Potential custody problems and tips for solutions.
Relocation Difficult for Domestic Violence Victims & Their Children
Domestic violence victims may seek to relocate to try to keep themselves and their children safe from an abuser. However, the custody process can make it difficult to relocate. Custody begins with a custody complaint, which can be filed as part of a divorce or on its own. The Uniform Child Custody Jurisdiction and Enforcement Act (abbreviated UCCJEA and in Pennsylvania law as 23 Pa. C.S. § 5401 et seq.) says where the complaint can be filed, usually in the county and state that has been the child's home for the past six months.
In the eyes of the court, children keep their old home county and/or state until they have been in a new state or county for six months. Custody jurisdiction (whether a local court can consider a custody complaint) can be very complicated: in some instances a court can assert temporary emergency jurisdiction; in some instances a court will choose to decline jurisdiction if it was obtained by fraud or wrongdoing of the person seeking to access the court for help in the custody matter. It is extremely important to consult an attorney about custody jurisdiction questions. The Legal Resource Center on Violence Against Women may be a place to start. The Custody page has other resources and legal definitions for custody.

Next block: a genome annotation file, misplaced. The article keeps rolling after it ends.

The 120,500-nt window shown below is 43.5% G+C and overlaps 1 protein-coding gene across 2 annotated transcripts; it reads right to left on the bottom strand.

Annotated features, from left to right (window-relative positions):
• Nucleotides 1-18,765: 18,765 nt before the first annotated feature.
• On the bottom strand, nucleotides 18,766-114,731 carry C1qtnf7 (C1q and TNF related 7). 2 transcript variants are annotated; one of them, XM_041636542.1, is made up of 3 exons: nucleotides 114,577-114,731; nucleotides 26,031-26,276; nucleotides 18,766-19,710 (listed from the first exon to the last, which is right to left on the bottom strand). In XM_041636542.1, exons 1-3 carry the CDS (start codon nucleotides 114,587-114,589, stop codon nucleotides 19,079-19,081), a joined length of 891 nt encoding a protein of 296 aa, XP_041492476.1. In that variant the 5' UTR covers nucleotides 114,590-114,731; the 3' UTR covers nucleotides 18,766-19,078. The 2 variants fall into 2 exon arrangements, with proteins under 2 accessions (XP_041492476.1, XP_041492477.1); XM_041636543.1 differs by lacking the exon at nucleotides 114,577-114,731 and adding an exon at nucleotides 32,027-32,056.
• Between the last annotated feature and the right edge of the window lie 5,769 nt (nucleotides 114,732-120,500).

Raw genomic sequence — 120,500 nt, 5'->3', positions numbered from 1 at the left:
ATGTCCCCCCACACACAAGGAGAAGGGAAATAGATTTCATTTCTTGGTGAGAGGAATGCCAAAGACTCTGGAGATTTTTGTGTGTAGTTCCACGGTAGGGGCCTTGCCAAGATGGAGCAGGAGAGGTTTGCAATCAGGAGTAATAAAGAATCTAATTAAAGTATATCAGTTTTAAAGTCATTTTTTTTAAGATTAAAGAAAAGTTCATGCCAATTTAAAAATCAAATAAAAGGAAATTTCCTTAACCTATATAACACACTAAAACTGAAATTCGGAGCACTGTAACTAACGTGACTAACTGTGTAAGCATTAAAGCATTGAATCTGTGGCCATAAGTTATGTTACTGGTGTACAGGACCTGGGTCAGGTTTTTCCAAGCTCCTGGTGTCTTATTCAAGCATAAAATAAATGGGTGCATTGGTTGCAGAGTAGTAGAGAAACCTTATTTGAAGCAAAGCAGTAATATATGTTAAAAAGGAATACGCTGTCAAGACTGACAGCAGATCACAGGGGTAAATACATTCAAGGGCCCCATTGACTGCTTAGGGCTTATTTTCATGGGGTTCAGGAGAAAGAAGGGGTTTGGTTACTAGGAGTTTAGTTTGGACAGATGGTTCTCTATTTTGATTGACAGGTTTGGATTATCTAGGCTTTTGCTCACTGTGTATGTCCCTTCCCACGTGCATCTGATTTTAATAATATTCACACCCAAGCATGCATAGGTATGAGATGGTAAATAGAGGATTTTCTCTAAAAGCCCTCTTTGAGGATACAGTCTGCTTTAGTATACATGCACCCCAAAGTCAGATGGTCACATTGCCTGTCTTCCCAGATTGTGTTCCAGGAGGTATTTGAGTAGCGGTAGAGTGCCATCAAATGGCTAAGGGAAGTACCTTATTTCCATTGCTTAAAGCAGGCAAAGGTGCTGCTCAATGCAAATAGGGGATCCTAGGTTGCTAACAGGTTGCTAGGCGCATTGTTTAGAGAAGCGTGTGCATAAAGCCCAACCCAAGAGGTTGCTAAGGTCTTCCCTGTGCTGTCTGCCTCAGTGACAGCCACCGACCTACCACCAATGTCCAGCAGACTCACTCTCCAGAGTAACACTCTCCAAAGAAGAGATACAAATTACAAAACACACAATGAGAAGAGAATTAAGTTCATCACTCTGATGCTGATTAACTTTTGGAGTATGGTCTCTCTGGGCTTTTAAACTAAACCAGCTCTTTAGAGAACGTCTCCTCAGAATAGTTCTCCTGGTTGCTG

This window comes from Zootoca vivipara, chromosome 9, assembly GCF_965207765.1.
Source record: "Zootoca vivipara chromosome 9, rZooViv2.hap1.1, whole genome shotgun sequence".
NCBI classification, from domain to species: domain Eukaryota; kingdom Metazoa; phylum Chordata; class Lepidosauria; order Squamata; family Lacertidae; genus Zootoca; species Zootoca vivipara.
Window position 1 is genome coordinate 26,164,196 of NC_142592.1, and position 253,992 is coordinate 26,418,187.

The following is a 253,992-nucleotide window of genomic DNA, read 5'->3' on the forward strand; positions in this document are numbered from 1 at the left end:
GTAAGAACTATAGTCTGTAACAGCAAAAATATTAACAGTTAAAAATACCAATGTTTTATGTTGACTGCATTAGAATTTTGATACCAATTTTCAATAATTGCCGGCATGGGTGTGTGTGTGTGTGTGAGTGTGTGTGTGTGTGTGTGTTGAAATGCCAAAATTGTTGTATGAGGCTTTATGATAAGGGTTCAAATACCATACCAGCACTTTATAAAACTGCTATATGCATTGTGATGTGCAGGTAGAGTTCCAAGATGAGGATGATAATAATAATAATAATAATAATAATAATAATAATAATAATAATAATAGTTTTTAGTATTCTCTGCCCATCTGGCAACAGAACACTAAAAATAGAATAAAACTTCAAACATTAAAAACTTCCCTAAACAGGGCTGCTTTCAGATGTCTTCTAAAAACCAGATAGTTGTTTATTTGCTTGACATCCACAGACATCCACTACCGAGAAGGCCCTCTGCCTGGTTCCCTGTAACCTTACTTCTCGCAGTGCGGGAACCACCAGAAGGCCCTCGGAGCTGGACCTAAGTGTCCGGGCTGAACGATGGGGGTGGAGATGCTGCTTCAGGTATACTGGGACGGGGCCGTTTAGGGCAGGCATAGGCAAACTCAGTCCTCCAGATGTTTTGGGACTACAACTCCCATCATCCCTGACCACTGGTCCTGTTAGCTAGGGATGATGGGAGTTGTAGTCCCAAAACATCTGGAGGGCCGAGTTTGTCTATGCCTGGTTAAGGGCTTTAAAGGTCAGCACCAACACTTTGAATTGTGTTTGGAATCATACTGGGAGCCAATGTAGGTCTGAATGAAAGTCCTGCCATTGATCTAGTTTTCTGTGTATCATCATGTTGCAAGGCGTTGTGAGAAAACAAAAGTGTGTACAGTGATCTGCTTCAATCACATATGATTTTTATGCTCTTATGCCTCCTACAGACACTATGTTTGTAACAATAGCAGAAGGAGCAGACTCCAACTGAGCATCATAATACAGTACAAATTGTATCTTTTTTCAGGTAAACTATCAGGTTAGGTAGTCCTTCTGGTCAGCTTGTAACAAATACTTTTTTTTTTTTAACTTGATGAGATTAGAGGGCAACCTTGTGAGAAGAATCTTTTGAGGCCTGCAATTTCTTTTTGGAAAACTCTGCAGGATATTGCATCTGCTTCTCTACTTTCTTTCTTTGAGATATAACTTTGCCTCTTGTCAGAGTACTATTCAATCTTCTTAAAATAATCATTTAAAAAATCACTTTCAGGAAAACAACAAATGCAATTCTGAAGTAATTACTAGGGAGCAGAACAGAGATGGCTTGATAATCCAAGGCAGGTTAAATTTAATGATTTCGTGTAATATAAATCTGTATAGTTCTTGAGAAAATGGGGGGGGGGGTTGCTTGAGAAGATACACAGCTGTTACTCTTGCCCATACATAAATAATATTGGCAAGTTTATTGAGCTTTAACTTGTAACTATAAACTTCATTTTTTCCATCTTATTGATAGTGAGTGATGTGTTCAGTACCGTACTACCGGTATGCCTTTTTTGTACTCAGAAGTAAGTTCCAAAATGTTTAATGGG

Order Can Add Provisions for Safe Custody Exchange
In cases involving domestic violence, victims may be afraid of violence during custody exchanges. Safety provisions such as supervised exchange or limited contact between the parties in the custody order can be added to keep the parties from coming into contact when transferring the child for visits.
Mediation Not Allowed in Domestic Violence Custody Cases
Each county in Pennsylvania has its own manner of processing custody complaints. Some counties routinely require parenting education classes or mediation. However, mediation is not appropriate and can be dangerous in cases involving domestic violence. Pennsylvania law states that a court may not order mediation where it is disclosed that domestic violence or child abuse occurred within two years of the custody complaint (23 Pa. C.S. § 3901(c); Pa. R.C.P. 1940.3(b)).
Most counties use a custody conciliation or conference process. Generally, a custody officer will set up an informal meeting with the parents in an attempt to help the parents reach an agreement about custody. Many times the custody officer can help parents reach an agreement, which the officer will have written up and signed by a judge. Both parents get copies of the order. Orders that are specific about visitation times and locations, holiday schedules, and other arrangements are more easily enforced by the court and tend to limit conflict between the parties.
Judge Decides When Parents Can´t Agree
If the parents cannot agree to an order at the custody conference, the conference officer will try to get them to agree to a temporary order and will then send it to court to be assigned to a judge for a trial. Other than the parents, only a judge can make a final decision on primary custody. A judge must make a decision about custody based on the child(ren)'s best interest.